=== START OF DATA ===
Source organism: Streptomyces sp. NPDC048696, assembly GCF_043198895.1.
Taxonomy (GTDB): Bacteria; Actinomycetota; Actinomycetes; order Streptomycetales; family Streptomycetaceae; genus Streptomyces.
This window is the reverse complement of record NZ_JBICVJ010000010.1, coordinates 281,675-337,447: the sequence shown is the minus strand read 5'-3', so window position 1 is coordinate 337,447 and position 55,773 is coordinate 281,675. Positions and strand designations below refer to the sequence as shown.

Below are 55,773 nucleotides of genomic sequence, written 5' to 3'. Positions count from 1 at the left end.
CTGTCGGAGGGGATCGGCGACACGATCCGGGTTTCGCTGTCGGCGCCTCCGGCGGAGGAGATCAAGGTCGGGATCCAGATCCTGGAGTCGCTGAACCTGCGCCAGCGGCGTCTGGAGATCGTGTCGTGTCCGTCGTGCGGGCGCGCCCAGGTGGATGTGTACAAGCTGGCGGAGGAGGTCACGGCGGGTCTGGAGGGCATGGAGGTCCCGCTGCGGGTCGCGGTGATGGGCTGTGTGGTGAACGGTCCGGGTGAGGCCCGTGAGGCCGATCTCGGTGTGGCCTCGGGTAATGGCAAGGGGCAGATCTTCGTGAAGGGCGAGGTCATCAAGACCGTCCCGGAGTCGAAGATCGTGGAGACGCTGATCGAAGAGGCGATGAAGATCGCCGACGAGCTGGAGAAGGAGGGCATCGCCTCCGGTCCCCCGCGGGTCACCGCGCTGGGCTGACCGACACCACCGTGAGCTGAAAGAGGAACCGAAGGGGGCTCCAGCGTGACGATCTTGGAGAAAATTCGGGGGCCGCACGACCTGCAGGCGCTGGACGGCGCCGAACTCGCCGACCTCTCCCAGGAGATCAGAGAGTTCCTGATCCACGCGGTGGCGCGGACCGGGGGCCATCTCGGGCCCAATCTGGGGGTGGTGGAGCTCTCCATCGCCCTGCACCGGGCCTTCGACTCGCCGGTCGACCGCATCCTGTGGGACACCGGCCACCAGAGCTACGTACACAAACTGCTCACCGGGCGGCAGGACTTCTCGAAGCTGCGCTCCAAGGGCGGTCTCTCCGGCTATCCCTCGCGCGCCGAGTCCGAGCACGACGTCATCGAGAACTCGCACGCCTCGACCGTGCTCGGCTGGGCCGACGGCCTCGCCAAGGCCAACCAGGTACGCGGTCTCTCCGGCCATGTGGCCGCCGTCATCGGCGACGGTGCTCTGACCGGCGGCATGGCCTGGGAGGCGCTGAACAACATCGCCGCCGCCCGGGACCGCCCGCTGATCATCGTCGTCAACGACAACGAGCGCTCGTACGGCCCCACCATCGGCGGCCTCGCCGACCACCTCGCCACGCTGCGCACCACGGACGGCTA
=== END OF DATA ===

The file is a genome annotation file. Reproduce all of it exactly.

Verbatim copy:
Source organism: Streptomyces sp. NPDC048696, assembly GCF_043198895.1.
Taxonomy (GTDB): Bacteria; Actinomycetota; Actinomycetes; order Streptomycetales; family Streptomycetaceae; genus Streptomyces.
This window is the reverse complement of record NZ_JBICVJ010000010.1, coordinates 281,675-337,447: the sequence shown is the minus strand read 5'-3', so window position 1 is coordinate 337,447 and position 55,773 is coordinate 281,675. Positions and strand designations below refer to the sequence as shown.

Below are 55,773 nucleotides of genomic sequence, written 5' to 3'. Positions count from 1 at the left end.
CTGTCGGAGGGGATCGGCGACACGATCCGGGTTTCGCTGTCGGCGCCTCCGGCGGAGGAGATCAAGGTCGGGATCCAGATCCTGGAGTCGCTGAACCTGCGCCAGCGGCGTCTGGAGATCGTGTCGTGTCCGTCGTGCGGGCGCGCCCAGGTGGATGTGTACAAGCTGGCGGAGGAGGTCACGGCGGGTCTGGAGGGCATGGAGGTCCCGCTGCGGGTCGCGGTGATGGGCTGTGTGGTGAACGGTCCGGGTGAGGCCCGTGAGGCCGATCTCGGTGTGGCCTCGGGTAATGGCAAGGGGCAGATCTTCGTGAAGGGCGAGGTCATCAAGACCGTCCCGGAGTCGAAGATCGTGGAGACGCTGATCGAAGAGGCGATGAAGATCGCCGACGAGCTGGAGAAGGAGGGCATCGCCTCCGGTCCCCCGCGGGTCACCGCGCTGGGCTGACCGACACCACCGTGAGCTGAAAGAGGAACCGAAGGGGGCTCCAGCGTGACGATCTTGGAGAAAATTCGGGGGCCGCACGACCTGCAGGCGCTGGACGGCGCCGAACTCGCCGACCTCTCCCAGGAGATCAGAGAGTTCCTGATCCACGCGGTGGCGCGGACCGGGGGCCATCTCGGGCCCAATCTGGGGGTGGTGGAGCTCTCCATCGCCCTGCACCGGGCCTTCGACTCGCCGGTCGACCGCATCCTGTGGGACACCGGCCACCAGAGCTACGTACACAAACTGCTCACCGGGCGGCAGGACTTCTCGAAGCTGCGCTCCAAGGGCGGTCTCTCCGGCTATCCCTCGCGCGCCGAGTCCGAGCACGACGTCATCGAGAACTCGCACGCCTCGACCGTGCTCGGCTGGGCCGACGGCCTCGCCAAGGCCAACCAGGTACGCGGTCTCTCCGGCCATGTGGCCGCCGTCATCGGCGACGGTGCTCTGACCGGCGGCATGGCCTGGGAGGCGCTGAACAACATCGCCGCCGCCCGGGACCGCCCGCTGATCATCGTCGTCAACGACAACGAGCGCTCGTACGGCCCCACCATCGGCGGCCTCGCCGACCACCTCGCCACGCTGCGCACCACGGACGGCTA